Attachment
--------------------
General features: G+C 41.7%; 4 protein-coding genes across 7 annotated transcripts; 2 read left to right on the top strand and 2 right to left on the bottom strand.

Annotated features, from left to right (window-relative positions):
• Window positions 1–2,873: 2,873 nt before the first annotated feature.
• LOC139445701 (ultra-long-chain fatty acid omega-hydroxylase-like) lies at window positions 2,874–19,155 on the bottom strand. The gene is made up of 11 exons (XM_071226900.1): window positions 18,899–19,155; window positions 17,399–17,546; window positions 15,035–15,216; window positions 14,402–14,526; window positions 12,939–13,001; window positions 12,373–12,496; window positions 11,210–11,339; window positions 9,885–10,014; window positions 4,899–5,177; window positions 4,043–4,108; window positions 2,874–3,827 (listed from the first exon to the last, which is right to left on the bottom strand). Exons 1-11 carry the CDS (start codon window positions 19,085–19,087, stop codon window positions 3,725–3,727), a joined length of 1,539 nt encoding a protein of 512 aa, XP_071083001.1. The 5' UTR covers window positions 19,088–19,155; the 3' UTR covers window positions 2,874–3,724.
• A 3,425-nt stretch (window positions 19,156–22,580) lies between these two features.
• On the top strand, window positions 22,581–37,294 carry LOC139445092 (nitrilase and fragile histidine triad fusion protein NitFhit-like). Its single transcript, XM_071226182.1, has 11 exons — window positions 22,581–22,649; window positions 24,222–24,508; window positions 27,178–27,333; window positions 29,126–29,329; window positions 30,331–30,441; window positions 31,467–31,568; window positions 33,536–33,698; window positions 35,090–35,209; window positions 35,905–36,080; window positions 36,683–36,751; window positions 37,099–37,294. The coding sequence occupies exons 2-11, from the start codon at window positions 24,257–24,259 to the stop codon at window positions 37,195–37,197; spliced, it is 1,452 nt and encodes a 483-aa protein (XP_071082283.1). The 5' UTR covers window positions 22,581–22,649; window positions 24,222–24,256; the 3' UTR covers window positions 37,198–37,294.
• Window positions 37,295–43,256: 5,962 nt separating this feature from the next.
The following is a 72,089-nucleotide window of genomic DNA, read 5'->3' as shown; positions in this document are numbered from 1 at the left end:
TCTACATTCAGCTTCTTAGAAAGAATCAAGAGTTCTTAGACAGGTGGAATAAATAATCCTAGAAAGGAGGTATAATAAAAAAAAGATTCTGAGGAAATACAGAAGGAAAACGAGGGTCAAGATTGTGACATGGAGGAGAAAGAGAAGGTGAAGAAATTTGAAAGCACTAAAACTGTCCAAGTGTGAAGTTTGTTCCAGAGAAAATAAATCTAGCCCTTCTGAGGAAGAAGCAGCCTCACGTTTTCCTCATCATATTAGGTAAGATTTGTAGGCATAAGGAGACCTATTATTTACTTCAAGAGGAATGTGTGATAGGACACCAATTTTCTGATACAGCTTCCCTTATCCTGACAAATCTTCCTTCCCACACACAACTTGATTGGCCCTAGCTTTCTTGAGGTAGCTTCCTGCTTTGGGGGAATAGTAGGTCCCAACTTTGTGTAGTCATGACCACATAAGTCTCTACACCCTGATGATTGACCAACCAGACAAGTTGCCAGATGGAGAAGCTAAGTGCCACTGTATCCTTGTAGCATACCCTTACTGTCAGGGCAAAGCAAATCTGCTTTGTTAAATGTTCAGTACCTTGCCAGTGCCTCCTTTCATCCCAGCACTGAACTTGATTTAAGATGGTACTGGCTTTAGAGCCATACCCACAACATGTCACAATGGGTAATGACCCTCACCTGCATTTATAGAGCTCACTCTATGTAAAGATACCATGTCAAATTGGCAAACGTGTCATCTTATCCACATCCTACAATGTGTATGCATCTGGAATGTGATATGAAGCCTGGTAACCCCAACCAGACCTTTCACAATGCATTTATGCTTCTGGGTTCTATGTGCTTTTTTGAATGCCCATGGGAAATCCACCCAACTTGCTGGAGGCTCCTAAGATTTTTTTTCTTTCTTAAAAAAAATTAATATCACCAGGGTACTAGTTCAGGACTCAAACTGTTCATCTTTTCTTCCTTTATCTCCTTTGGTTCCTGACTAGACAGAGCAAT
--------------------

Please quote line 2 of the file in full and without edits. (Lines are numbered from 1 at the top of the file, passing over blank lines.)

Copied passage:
Annotated features, from left to right (window-relative positions):